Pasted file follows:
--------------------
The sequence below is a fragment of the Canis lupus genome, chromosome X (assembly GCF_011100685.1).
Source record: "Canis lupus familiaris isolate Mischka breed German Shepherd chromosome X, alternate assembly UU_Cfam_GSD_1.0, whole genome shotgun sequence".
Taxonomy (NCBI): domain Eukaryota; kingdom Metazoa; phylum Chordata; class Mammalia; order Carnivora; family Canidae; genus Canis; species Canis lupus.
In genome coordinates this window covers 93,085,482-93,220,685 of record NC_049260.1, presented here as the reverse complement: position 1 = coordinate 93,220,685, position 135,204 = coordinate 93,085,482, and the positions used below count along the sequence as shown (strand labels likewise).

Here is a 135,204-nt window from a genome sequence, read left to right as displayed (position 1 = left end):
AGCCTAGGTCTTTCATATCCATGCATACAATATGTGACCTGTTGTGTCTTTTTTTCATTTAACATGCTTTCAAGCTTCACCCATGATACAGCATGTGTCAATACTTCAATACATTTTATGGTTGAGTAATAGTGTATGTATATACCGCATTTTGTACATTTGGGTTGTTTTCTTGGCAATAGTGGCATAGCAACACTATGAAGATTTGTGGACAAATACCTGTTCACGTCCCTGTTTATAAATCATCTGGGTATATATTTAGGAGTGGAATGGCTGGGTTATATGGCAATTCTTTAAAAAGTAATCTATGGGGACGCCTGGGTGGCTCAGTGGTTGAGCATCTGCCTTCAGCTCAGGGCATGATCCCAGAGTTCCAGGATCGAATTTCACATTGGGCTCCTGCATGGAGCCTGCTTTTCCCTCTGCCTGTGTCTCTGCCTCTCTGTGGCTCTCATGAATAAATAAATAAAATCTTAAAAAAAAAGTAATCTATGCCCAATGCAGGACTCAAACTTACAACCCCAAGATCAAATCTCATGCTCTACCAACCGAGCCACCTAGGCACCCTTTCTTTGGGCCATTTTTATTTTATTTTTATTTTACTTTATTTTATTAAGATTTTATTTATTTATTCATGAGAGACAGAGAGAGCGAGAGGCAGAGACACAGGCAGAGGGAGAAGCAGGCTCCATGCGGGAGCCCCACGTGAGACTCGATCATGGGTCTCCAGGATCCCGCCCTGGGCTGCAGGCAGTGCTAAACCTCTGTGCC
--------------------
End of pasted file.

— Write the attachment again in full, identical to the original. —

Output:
The sequence below is a fragment of the Canis lupus genome, chromosome X (assembly GCF_011100685.1).
Source record: "Canis lupus familiaris isolate Mischka breed German Shepherd chromosome X, alternate assembly UU_Cfam_GSD_1.0, whole genome shotgun sequence".
Taxonomy (NCBI): domain Eukaryota; kingdom Metazoa; phylum Chordata; class Mammalia; order Carnivora; family Canidae; genus Canis; species Canis lupus.
In genome coordinates this window covers 93,085,482-93,220,685 of record NC_049260.1, presented here as the reverse complement: position 1 = coordinate 93,220,685, position 135,204 = coordinate 93,085,482, and the positions used below count along the sequence as shown (strand labels likewise).

Here is a 135,204-nt window from a genome sequence, read left to right as displayed (position 1 = left end):
AGCCTAGGTCTTTCATATCCATGCATACAATATGTGACCTGTTGTGTCTTTTTTTCATTTAACATGCTTTCAAGCTTCACCCATGATACAGCATGTGTCAATACTTCAATACATTTTATGGTTGAGTAATAGTGTATGTATATACCGCATTTTGTACATTTGGGTTGTTTTCTTGGCAATAGTGGCATAGCAACACTATGAAGATTTGTGGACAAATACCTGTTCACGTCCCTGTTTATAAATCATCTGGGTATATATTTAGGAGTGGAATGGCTGGGTTATATGGCAATTCTTTAAAAAGTAATCTATGGGGACGCCTGGGTGGCTCAGTGGTTGAGCATCTGCCTTCAGCTCAGGGCATGATCCCAGAGTTCCAGGATCGAATTTCACATTGGGCTCCTGCATGGAGCCTGCTTTTCCCTCTGCCTGTGTCTCTGCCTCTCTGTGGCTCTCATGAATAAATAAATAAAATCTTAAAAAAAAAGTAATCTATGCCCAATGCAGGACTCAAACTTACAACCCCAAGATCAAATCTCATGCTCTACCAACCGAGCCACCTAGGCACCCTTTCTTTGGGCCATTTTTATTTTATTTTTATTTTACTTTATTTTATTAAGATTTTATTTATTTATTCATGAGAGACAGAGAGAGCGAGAGGCAGAGACACAGGCAGAGGGAGAAGCAGGCTCCATGCGGGAGCCCCACGTGAGACTCGATCATGGGTCTCCAGGATCCCGCCCTGGGCTGCAGGCAGTGCTAAACCTCTGTGCC